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      Suicide in Hungary-epidemiological and clinical perspectives

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          Abstract

          Annual suicide rates of Hungary were unexpectedly high in the previous century. In our narrative review, we try to depict, with presentation of the raw data, the main descriptive epidemiological features of the Hungarian suicide scene of the past decades. Accordingly, we present the annual suicide rates of the period mentioned and also data on how they varied by gender, age, urban vs. rural living, seasons, marital status, etc. Furthermore, the overview of trends of other factors that may have influenced suicidal behavior (e.g., alcohol and tobacco consumption, antidepressant prescription, unemployment rate) in the past decades is appended as well. Based on raw data and also on results of the relevant papers of Hungarian suicidology we tried to explain the observable trends of the Hungarian suicide rate. Eventually, we discuss the results, the possibilities, and the future tasks of suicide prevention in Hungary.

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          Most cited references 75

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          Toward a clinical model of suicidal behavior in psychiatric patients.

          Risk factors for suicide attempts have rarely been studied comprehensively in more than one psychiatric disorder, preventing estimation of the relative importance and the generalizability of different putative risk factors across psychiatric diagnoses. The authors conducted a study of suicide attempts in patients with mood disorders, psychoses, and other diagnoses. Their goal was to determine the generalizability and relative importance of risk factors for suicidal acts across diagnostic boundaries and to develop a hypothetical, explanatory, and predictive model of suicidal behavior that can subsequently be tested in a prospective study. Following admission to a university psychiatric hospital, 347 consecutive patients who were 14-72 years old (51% were male and 68% were Caucasian) were recruited for study. Structured clinical interviews generated axis I and axis II diagnoses. Lifetime suicidal acts, traits of aggression and impulsivity, objective and subjective severity of acute psychopathology, developmental and family history, and past substance abuse or alcoholism were assessed. Objective severity of current depression or psychosis did not distinguish the 184 patients who had attempted suicide from those who had never attempted suicide. However, higher scores on subjective depression, higher scores on suicidal ideation, and fewer reasons for living were reported by suicide attempters. Rates of lifetime aggression and impulsivity were also greater in attempters. Comorbid borderline personality disorder, smoking, past substance use disorder or alcoholism, family history of suicidal acts, head injury, and childhood abuse history were more frequent in suicide attempters. The authors propose a stress-diathesis model in which the risk for suicidal acts is determined not merely by a psychiatric illness (the stressor) but also by a diathesis. This diathesis may be reflected in tendencies to experience more suicidal ideation and to be more impulsive and, therefore, more likely to act on suicidal feelings. Prospective studies are proposed to test this model.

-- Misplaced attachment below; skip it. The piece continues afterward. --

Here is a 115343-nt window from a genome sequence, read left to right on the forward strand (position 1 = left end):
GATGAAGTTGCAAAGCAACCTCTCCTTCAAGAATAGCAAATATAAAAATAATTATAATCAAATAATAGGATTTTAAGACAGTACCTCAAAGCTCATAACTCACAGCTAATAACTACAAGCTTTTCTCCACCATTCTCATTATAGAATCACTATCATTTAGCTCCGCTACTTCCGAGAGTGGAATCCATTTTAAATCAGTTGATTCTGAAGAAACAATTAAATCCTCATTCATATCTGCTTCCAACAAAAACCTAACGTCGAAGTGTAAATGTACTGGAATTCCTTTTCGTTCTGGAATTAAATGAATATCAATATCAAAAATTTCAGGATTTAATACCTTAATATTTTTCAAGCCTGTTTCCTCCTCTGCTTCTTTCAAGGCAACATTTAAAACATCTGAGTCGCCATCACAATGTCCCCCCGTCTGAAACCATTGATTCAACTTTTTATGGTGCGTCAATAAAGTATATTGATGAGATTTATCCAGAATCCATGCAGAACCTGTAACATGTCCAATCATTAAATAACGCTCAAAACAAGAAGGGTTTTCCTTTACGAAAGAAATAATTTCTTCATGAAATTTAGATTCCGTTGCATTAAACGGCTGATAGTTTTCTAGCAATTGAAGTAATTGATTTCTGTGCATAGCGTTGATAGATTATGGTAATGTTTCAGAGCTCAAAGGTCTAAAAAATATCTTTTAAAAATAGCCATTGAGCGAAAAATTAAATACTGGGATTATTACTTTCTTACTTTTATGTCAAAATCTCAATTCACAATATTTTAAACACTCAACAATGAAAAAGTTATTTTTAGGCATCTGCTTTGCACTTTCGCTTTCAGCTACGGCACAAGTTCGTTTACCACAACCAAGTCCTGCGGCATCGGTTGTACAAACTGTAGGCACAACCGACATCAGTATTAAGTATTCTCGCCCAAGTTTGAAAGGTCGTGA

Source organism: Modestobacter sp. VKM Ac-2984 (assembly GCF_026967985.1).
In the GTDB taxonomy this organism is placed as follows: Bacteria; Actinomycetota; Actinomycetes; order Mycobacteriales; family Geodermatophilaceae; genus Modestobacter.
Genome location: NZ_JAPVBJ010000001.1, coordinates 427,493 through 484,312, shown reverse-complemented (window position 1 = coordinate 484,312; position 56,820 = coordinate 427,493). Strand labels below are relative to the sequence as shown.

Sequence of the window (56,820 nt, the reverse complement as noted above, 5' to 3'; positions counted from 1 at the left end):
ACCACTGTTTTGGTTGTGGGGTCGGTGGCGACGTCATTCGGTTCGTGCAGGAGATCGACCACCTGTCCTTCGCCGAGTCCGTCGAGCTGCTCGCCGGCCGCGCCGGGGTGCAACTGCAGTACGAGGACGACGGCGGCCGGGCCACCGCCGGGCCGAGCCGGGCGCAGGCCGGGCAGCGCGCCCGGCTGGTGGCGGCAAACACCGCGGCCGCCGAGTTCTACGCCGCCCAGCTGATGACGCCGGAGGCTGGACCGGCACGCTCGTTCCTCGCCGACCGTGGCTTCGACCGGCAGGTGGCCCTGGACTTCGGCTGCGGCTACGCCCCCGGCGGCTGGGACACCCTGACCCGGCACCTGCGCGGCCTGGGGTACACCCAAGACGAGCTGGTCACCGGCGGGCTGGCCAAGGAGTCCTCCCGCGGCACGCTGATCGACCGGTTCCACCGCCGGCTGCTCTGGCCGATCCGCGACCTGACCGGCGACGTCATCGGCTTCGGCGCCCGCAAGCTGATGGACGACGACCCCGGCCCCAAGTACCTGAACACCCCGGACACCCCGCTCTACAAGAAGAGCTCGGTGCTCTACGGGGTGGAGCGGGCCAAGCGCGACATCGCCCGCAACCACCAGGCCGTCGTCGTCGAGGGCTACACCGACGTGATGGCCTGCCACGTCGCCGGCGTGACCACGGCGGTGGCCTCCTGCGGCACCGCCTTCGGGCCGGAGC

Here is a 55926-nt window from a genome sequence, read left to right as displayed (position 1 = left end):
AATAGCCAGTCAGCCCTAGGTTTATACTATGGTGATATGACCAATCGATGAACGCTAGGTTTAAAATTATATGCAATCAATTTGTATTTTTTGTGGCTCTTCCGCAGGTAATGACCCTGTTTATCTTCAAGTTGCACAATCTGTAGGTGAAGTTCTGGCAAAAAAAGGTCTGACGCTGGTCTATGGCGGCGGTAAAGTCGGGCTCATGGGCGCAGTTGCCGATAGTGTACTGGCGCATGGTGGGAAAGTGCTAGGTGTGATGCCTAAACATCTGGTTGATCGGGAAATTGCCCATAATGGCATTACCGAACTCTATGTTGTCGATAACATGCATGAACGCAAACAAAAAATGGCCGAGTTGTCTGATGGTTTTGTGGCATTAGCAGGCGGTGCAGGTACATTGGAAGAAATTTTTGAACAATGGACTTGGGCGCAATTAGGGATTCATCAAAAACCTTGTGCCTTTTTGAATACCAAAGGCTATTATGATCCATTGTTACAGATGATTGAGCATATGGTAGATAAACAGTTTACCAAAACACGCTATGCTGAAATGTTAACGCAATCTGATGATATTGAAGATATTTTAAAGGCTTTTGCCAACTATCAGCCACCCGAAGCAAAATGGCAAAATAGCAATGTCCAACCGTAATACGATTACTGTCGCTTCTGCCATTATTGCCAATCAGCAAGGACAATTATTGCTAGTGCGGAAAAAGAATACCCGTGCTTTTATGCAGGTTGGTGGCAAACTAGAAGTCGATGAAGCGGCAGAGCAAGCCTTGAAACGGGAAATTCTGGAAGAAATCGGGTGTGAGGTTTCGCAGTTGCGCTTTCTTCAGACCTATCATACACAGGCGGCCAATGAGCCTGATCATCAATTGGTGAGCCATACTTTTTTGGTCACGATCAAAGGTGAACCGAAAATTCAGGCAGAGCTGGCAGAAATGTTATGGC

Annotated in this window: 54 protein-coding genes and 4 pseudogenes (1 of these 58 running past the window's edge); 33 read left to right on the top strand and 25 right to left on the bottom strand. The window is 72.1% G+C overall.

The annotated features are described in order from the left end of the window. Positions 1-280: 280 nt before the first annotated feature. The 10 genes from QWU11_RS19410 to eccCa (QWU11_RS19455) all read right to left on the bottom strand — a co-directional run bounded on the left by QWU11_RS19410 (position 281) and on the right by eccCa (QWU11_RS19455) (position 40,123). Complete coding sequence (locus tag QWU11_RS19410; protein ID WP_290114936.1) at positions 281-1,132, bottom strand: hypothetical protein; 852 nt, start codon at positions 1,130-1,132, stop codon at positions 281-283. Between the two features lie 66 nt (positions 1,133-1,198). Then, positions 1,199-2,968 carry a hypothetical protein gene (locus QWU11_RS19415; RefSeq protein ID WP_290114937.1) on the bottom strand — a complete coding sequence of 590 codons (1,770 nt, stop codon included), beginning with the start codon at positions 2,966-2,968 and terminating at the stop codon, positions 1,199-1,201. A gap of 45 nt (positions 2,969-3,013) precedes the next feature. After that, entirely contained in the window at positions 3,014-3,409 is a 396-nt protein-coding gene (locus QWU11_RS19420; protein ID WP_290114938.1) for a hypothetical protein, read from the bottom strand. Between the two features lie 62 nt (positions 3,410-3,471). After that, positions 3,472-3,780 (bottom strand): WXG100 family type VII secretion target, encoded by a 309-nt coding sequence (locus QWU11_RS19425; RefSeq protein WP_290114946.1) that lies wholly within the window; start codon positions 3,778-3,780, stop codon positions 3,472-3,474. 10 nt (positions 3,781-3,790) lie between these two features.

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            Gender differences in depression in 23 European countries. Cross-national variation in the gender gap in depression.